Judge clarifies purpose at first federal Proposition 8 hearing

In the first hearing on a federal challenge to Proposition 8, a judge reminded lawyers Thursday that the constitutionality of the anti-gay marriage measure would be determined by higher courts and that his job was to give them as many facts and findings as possible.

U.S. District Judge Vaughn R. Walker, appearing before a packed courtroom, also declined to suspend Proposition 8 before trial, noting that such a move would create too much uncertainty for the state and same-sex couples who would marry.

“This case is only touching down in this court,” Walker said. “It will have life after this court, and what happens here in many ways is only a prelude to what is going to happen later.

“Our job at this point,” he said, “is to make a record.”

Walker’s statements Thursday mirrored a tentative ruling he handed down Tuesday. That ruling heartened gay rights activists, who said Walker made it clear he appreciated the gravity of the challenge and their arguments.

Neither side objected to Walker’s refusal to issue a preliminary injunction.


Theodore B. Olson, representing two same-sex couples who wish to marry, said he understood Walker’s concerns and respected the judge’s “wisdom.”

Olson said the couples had asked for a preliminary injunction because they preferred “the uncertainty of the ultimate outcome in this case to the certainty of having irreparable harm done to them.”

Depending on Walker’s ultimate ruling, a full trial on the measure could help supporters of marriage rights because higher courts would be inclined to respect the judge’s evaluation of various witnesses and reports.

During and after the hearing, lawyers on both sides revealed bits of their strategy.

Attorneys defending Proposition 8 spoke of the challenge as an attack on marriage laws across the country, while those challenging the measure focused more narrowly on the situation in California.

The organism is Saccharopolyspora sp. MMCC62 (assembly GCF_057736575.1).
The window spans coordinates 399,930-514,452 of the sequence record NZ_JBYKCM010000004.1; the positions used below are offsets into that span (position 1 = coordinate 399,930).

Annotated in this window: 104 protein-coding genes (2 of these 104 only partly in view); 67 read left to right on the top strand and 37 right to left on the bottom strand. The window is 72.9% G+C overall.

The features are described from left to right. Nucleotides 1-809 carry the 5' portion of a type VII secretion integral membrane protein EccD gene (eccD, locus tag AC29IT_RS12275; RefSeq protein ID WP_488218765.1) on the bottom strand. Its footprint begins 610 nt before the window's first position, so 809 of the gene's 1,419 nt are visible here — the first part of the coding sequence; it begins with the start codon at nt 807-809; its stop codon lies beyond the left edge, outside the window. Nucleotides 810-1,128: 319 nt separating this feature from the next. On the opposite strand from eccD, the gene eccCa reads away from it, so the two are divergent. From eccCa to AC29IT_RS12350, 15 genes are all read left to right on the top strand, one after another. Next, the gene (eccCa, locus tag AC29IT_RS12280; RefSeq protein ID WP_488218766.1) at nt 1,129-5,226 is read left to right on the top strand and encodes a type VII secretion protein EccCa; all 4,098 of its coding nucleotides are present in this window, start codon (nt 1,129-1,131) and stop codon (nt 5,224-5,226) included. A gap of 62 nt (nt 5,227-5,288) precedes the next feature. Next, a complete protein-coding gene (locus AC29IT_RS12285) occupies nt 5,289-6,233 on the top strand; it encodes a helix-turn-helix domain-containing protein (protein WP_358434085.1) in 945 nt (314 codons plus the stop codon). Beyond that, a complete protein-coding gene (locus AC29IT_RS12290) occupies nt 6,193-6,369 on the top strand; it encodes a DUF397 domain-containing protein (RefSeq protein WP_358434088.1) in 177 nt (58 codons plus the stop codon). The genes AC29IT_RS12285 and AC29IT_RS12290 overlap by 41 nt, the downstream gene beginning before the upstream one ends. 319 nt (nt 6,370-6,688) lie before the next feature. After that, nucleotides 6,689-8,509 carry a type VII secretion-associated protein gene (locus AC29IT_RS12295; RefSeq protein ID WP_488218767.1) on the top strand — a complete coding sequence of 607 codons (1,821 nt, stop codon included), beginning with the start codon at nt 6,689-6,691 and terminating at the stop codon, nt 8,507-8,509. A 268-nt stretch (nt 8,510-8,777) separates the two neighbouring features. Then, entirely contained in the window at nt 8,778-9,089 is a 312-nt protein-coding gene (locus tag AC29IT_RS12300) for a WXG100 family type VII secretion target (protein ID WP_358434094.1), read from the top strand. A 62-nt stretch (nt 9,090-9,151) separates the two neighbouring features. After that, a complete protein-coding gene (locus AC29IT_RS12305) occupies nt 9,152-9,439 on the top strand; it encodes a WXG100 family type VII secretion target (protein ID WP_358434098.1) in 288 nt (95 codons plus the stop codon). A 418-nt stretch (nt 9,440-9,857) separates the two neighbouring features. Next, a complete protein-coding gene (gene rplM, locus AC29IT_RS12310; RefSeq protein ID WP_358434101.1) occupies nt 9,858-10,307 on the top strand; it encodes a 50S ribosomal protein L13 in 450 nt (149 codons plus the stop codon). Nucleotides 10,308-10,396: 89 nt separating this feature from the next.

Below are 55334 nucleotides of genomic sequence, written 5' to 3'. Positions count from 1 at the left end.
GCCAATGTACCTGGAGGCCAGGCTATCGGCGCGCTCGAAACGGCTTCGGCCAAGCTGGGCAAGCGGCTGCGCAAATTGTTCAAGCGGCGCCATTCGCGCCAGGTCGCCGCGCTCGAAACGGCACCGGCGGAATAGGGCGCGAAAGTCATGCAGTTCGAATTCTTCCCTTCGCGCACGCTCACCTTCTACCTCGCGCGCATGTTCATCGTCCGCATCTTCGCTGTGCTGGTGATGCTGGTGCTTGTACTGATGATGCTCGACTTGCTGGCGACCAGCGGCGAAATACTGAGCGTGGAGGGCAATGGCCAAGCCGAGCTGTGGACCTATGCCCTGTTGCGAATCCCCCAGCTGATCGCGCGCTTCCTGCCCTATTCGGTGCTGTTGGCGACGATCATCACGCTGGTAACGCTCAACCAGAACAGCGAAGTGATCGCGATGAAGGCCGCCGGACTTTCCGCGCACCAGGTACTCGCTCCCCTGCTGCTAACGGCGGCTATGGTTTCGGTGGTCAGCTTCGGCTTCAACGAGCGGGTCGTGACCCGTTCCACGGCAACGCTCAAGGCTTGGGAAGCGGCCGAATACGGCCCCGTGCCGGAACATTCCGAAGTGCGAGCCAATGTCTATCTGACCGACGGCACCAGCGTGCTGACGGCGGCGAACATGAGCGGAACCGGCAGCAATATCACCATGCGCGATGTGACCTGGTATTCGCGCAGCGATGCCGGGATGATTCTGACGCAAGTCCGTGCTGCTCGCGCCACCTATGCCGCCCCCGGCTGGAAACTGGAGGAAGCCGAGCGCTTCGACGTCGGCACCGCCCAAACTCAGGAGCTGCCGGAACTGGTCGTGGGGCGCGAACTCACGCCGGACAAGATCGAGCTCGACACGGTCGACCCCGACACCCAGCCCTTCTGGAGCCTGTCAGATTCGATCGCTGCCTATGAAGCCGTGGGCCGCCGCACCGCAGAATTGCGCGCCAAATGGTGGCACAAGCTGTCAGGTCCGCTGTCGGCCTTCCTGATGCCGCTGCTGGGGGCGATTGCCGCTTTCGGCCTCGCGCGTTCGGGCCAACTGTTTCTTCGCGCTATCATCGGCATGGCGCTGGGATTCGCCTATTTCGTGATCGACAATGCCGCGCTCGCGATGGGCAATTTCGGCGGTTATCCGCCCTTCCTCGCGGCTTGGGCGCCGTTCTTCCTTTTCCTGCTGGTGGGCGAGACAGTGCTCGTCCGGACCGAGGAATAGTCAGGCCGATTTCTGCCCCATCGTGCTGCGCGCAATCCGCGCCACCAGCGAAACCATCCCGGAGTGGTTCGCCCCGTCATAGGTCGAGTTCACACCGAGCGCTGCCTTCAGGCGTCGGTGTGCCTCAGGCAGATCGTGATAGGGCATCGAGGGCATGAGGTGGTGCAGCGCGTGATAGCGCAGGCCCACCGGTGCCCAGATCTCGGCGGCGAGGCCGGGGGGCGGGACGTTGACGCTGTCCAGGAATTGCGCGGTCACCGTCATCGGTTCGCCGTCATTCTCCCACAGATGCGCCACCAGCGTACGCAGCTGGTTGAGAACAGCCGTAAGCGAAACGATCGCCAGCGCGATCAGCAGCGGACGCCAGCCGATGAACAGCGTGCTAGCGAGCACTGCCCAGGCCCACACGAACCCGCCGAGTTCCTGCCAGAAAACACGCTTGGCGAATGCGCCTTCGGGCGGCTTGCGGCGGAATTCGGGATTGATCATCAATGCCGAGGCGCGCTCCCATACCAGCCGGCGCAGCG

Charles J. Cooper, a prominent Washington litigator hired by proponents, called the challenge “radical” and said it would “sweep away not only Proposition 8 but . . . definitions of marriage in 43 other states and the federal government.”

Olson tried to keep the focus on the measure and its history in California.

He reminded the judge that the California Supreme Court ruled last year that a ban on marriage rights violated the state Constitution. Proposition 8 amended the Constitution, and the state high court ruled that the amendment was valid.

Olson repeatedly noted that Atty. Gen. Jerry Brown, the state’s top law enforcement officer, believes that the November ballot measure violates the U.S. Constitution.

With neither Brown nor Gov. Arnold Schwarzenegger defending Proposition 8’s constitutionality, Walker permitted backers of the measure to argue on its behalf.

The federal challenge was brought despite the objections of gay rights lawyers, who gathered in the front row Thursday to observe the hearing.

Although these lawyers feared a federal challenge might result in a harmful U.S. Supreme Court precedent, they are hoping the lawsuit will succeed and have submitted friend-of-the-court arguments on the challengers’ behalf.

Walker, appointed to the bench by President George H.W. Bush, is viewed as independent. The next hearing in the case is scheduled Aug. 19.